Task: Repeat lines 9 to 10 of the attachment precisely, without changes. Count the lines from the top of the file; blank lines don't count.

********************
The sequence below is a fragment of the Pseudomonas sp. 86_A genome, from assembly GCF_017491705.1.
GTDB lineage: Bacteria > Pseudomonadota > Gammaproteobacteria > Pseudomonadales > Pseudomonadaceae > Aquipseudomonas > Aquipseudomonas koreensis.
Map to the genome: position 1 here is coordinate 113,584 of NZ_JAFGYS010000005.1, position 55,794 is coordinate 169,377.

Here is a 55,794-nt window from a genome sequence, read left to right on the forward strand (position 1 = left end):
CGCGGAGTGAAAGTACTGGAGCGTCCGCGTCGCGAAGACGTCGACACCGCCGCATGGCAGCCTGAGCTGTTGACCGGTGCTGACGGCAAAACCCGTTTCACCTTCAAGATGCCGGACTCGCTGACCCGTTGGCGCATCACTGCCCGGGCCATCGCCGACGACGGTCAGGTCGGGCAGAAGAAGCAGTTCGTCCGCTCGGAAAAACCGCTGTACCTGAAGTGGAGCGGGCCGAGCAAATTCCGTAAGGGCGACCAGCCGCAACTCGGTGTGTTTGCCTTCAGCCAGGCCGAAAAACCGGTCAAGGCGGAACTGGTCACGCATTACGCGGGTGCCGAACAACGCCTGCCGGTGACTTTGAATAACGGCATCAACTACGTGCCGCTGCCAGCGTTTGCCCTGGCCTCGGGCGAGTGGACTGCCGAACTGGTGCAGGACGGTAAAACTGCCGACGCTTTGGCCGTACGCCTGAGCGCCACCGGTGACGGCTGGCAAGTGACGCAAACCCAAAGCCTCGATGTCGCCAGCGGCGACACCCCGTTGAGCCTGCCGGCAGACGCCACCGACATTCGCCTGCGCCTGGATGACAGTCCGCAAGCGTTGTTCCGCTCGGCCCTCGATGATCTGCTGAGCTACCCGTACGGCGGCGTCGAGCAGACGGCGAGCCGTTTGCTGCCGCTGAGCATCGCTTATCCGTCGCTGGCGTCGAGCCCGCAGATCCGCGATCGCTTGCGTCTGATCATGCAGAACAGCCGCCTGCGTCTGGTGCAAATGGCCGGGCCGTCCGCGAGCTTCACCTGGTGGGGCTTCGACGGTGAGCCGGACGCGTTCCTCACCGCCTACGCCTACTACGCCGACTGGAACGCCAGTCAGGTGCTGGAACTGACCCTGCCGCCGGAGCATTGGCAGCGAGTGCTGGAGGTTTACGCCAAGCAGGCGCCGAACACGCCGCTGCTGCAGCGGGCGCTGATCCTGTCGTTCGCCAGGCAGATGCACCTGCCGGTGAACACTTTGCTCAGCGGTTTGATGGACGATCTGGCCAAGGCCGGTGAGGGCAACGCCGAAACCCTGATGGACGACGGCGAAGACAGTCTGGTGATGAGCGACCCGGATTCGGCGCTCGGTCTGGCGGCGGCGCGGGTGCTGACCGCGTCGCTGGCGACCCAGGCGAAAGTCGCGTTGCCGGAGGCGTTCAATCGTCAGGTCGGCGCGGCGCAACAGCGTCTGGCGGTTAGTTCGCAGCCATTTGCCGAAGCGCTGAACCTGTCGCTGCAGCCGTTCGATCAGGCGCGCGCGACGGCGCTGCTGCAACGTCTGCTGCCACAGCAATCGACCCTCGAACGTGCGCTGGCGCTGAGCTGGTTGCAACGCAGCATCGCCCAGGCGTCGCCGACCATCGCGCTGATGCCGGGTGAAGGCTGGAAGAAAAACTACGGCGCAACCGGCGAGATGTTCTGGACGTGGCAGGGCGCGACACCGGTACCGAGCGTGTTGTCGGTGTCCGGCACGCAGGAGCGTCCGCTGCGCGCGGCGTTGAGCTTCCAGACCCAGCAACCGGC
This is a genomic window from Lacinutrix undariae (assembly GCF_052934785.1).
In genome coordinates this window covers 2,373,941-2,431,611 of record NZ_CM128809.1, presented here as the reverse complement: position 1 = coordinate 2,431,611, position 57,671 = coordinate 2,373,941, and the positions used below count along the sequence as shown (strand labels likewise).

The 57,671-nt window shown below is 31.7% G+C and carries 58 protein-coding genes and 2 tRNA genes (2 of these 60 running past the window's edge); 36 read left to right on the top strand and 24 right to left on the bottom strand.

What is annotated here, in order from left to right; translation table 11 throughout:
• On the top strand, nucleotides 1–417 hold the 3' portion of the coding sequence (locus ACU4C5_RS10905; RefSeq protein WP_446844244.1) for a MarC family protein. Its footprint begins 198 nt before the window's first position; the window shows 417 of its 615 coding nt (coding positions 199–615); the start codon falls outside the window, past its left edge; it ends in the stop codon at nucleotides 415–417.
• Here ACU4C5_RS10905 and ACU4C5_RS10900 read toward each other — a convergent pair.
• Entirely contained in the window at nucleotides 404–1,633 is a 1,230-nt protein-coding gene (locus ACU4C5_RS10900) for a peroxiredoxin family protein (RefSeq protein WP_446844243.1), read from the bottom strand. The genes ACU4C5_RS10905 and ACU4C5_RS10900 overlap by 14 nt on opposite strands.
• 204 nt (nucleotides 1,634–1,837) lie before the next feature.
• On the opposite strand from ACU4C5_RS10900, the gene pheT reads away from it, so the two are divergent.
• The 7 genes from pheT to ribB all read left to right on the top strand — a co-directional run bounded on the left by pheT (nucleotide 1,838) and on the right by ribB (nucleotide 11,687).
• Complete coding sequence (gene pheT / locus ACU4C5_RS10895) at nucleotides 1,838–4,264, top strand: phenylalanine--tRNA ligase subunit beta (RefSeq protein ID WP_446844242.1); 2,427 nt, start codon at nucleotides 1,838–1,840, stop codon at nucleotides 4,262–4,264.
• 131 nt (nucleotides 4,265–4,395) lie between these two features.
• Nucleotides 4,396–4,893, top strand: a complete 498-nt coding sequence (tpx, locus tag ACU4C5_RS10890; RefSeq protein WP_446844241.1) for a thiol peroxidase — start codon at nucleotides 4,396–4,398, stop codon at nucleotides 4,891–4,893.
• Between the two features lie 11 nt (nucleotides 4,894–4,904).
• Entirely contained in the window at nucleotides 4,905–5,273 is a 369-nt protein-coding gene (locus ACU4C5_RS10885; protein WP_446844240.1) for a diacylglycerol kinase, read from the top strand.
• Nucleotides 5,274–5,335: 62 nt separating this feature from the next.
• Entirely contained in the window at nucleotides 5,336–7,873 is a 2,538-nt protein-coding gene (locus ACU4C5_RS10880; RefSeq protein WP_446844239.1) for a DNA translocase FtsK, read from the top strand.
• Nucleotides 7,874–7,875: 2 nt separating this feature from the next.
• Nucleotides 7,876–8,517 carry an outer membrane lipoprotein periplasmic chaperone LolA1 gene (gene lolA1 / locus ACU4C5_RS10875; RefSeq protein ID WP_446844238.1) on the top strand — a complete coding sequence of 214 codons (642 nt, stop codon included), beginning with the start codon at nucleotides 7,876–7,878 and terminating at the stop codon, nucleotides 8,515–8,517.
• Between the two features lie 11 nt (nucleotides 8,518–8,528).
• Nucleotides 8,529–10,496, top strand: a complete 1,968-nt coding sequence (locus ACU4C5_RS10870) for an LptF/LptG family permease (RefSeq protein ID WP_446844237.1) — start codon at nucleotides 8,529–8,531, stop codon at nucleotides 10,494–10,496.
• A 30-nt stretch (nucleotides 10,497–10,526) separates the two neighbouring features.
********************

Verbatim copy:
What is annotated here, in order from left to right; translation table 11 throughout:
• On the top strand, nucleotides 1–417 hold the 3' portion of the coding sequence (locus ACU4C5_RS10905; RefSeq protein WP_446844244.1) for a MarC family protein. Its footprint begins 198 nt before the window's first position; the window shows 417 of its 615 coding nt (coding positions 199–615); the start codon falls outside the window, past its left edge; it ends in the stop codon at nucleotides 415–417.